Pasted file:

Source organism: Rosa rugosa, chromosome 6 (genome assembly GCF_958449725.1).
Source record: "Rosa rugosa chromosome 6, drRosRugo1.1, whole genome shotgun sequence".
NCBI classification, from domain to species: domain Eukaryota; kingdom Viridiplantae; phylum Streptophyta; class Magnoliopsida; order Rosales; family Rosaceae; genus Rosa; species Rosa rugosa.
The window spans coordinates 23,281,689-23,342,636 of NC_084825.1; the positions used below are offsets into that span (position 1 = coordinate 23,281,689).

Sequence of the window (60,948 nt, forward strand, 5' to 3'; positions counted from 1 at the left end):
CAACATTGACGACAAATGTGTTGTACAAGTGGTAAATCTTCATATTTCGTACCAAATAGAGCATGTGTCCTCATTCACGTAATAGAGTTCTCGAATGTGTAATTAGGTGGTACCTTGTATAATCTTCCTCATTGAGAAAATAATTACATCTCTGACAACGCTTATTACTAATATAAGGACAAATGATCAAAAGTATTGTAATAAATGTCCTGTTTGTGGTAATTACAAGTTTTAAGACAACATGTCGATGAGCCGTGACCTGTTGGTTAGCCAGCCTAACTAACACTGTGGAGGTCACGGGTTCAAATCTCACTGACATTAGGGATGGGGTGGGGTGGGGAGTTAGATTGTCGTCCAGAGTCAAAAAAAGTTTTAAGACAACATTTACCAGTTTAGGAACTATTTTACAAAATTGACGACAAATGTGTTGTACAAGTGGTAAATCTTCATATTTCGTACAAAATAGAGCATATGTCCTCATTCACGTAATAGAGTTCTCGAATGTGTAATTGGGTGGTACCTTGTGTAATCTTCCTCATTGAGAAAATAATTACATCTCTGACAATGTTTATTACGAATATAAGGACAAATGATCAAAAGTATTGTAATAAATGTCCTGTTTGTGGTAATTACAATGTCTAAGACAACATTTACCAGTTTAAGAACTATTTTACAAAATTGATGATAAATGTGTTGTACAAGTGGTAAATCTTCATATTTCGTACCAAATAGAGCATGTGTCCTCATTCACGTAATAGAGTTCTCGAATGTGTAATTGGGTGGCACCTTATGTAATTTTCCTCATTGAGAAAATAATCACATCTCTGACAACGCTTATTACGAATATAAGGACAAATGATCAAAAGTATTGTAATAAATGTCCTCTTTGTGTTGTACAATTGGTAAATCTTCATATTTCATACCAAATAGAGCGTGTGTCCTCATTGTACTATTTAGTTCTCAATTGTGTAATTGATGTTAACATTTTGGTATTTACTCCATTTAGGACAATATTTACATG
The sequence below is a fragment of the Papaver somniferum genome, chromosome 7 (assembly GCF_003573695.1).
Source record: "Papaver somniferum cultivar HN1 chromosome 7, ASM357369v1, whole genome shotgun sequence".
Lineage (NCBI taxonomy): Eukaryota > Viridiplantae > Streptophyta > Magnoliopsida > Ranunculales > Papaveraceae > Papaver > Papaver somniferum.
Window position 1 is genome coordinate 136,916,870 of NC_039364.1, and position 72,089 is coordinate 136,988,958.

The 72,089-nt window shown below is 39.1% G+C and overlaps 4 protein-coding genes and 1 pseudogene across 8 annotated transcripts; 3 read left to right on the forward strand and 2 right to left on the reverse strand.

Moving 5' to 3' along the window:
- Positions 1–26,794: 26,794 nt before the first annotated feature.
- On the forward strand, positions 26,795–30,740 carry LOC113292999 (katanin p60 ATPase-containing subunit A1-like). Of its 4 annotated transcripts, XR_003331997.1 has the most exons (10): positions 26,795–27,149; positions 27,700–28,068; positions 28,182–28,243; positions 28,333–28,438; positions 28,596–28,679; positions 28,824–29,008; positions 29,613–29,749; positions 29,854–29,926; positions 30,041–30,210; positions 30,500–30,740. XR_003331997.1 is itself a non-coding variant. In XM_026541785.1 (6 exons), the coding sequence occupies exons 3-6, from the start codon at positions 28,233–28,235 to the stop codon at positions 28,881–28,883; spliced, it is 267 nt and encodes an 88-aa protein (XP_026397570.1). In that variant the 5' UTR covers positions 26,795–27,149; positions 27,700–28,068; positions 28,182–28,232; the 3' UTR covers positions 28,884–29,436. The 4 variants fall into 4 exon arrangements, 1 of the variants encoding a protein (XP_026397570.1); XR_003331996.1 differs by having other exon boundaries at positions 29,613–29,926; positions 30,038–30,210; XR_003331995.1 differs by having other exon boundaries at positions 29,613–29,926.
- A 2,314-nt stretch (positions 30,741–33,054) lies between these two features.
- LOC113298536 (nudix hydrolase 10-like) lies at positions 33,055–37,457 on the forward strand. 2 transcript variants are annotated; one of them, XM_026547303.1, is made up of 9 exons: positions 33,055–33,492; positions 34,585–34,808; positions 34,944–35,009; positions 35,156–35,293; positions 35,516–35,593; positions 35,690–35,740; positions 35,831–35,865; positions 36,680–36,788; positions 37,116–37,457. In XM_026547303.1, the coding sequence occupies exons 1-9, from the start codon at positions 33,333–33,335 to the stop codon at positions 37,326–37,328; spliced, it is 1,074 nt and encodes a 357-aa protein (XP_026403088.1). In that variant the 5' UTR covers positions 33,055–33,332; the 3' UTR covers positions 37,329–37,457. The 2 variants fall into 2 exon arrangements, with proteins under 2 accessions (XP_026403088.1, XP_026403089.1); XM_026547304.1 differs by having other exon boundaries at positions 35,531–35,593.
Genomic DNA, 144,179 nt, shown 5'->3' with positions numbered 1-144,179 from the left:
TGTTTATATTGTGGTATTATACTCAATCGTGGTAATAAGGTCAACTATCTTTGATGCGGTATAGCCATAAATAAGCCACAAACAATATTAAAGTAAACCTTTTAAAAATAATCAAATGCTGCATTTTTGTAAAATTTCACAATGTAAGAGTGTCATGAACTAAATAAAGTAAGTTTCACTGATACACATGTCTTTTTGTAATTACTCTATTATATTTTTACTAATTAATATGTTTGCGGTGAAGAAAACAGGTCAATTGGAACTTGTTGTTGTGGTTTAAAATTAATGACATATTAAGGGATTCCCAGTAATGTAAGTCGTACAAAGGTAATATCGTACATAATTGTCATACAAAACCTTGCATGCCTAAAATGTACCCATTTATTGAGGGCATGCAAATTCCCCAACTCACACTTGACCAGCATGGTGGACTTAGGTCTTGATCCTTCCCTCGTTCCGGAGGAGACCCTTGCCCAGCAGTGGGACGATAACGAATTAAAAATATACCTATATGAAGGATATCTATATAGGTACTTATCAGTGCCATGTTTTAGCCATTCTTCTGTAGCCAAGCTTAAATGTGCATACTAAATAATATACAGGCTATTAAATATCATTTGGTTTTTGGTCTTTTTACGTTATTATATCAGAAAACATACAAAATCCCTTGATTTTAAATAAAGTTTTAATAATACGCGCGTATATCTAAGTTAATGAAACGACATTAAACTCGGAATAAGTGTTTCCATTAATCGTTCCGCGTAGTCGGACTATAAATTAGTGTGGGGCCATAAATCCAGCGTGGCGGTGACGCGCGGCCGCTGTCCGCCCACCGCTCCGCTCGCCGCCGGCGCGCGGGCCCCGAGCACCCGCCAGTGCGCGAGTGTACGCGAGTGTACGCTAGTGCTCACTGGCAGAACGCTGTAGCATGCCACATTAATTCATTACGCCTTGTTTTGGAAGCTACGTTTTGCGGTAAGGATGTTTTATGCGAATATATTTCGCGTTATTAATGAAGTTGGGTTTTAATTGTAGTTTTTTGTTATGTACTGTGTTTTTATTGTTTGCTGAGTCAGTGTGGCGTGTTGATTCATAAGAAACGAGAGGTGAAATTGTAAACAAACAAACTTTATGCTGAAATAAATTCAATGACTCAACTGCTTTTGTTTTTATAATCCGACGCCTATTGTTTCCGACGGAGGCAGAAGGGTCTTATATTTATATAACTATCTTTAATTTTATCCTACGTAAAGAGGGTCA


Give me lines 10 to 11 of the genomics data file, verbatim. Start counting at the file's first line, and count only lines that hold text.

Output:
Window position 1 is genome coordinate 136,916,870 of NC_039364.1, and position 72,089 is coordinate 136,988,958.

The 72,089-nt window shown below is 39.1% G+C and overlaps 4 protein-coding genes and 1 pseudogene across 8 annotated transcripts; 3 read left to right on the forward strand and 2 right to left on the reverse strand.